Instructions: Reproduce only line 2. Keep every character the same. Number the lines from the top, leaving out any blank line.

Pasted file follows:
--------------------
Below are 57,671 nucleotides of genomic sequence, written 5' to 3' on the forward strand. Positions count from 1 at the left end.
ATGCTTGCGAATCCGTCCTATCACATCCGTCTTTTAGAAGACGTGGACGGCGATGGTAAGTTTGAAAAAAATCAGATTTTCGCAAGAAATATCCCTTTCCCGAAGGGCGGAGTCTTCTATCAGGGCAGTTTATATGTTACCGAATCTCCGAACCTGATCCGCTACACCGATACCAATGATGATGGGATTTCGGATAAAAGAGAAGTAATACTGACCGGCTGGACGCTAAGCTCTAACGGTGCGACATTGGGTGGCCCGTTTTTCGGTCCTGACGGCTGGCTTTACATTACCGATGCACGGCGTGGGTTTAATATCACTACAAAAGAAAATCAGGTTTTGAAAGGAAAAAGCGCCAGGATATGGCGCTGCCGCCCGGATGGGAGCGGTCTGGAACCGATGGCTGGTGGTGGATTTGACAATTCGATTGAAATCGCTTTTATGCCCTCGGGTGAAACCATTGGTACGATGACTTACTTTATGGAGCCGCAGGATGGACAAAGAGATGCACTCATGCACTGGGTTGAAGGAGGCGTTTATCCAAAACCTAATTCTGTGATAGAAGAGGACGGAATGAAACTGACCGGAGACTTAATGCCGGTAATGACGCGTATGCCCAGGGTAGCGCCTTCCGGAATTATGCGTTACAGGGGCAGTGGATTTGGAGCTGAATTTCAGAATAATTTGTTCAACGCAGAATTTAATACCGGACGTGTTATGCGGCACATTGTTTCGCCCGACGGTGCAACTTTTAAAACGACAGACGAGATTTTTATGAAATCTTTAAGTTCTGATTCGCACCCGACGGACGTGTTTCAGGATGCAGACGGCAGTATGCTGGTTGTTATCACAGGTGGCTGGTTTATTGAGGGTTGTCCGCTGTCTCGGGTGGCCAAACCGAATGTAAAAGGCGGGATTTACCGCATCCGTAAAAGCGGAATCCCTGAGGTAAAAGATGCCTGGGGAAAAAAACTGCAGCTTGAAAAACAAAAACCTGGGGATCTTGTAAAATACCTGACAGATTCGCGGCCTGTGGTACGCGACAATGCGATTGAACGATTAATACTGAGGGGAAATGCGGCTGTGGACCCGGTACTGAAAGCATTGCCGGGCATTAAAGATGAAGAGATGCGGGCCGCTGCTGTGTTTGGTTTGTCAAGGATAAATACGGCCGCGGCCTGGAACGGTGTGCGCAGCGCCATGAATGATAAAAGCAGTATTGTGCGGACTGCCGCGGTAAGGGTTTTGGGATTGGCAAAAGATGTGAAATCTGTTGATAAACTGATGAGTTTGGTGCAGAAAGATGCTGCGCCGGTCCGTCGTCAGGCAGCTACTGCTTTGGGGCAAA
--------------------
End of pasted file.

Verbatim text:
ATGCTTGCGAATCCGTCCTATCACATCCGTCTTTTAGAAGACGTGGACGGCGATGGTAAGTTTGAAAAAAATCAGATTTTCGCAAGAAATATCCCTTTCCCGAAGGGCGGAGTCTTCTATCAGGGCAGTTTATATGTTACCGAATCTCCGAACCTGATCCGCTACACCGATACCAATGATGATGGGATTTCGGATAAAAGAGAAGTAATACTGACCGGCTGGACGCTAAGCTCTAACGGTGCGACATTGGGTGGCCCGTTTTTCGGTCCTGACGGCTGGCTTTACATTACCGATGCACGGCGTGGGTTTAATATCACTACAAAAGAAAATCAGGTTTTGAAAGGAAAAAGCGCCAGGATATGGCGCTGCCGCCCGGATGGGAGCGGTCTGGAACCGATGGCTGGTGGTGGATTTGACAATTCGATTGAAATCGCTTTTATGCCCTCGGGTGAAACCATTGGTACGATGACTTACTTTATGGAGCCGCAGGATGGACAAAGAGATGCACTCATGCACTGGGTTGAAGGAGGCGTTTATCCAAAACCTAATTCTGTGATAGAAGAGGACGGAATGAAACTGACCGGAGACTTAATGCCGGTAATGACGCGTATGCCCAGGGTAGCGCCTTCCGGAATTATGCGTTACAGGGGCAGTGGATTTGGAGCTGAATTTCAGAATAATTTGTTCAACGCAGAATTTAATACCGGACGTGTTATGCGGCACATTGTTTCGCCCGACGGTGCAACTTTTAAAACGACAGACGAGATTTTTATGAAATCTTTAAGTTCTGATTCGCACCCGACGGACGTGTTTCAGGATGCAGACGGCAGTATGCTGGTTGTTATCACAGGTGGCTGGTTTATTGAGGGTTGTCCGCTGTCTCGGGTGGCCAAACCGAATGTAAAAGGCGGGATTTACCGCATCCGTAAAAGCGGAATCCCTGAGGTAAAAGATGCCTGGGGAAAAAAACTGCAGCTTGAAAAACAAAAACCTGGGGATCTTGTAAAATACCTGACAGATTCGCGGCCTGTGGTACGCGACAATGCGATTGAACGATTAATACTGAGGGGAAATGCGGCTGTGGACCCGGTACTGAAAGCATTGCCGGGCATTAAAGATGAAGAGATGCGGGCCGCTGCTGTGTTTGGTTTGTCAAGGATAAATACGGCCGCGGCCTGGAACGGTGTGCGCAGCGCCATGAATGATAAAAGCAGTATTGTGCGGACTGCCGCGGTAAGGGTTTTGGGATTGGCAAAAGATGTGAAATCTGTTGATAAACTGATGAGTTTGGTGCAGAAAGATGCTGCGCCGGTCCGTCGTCAGGCAGCTACTGCTTTGGGGCAAA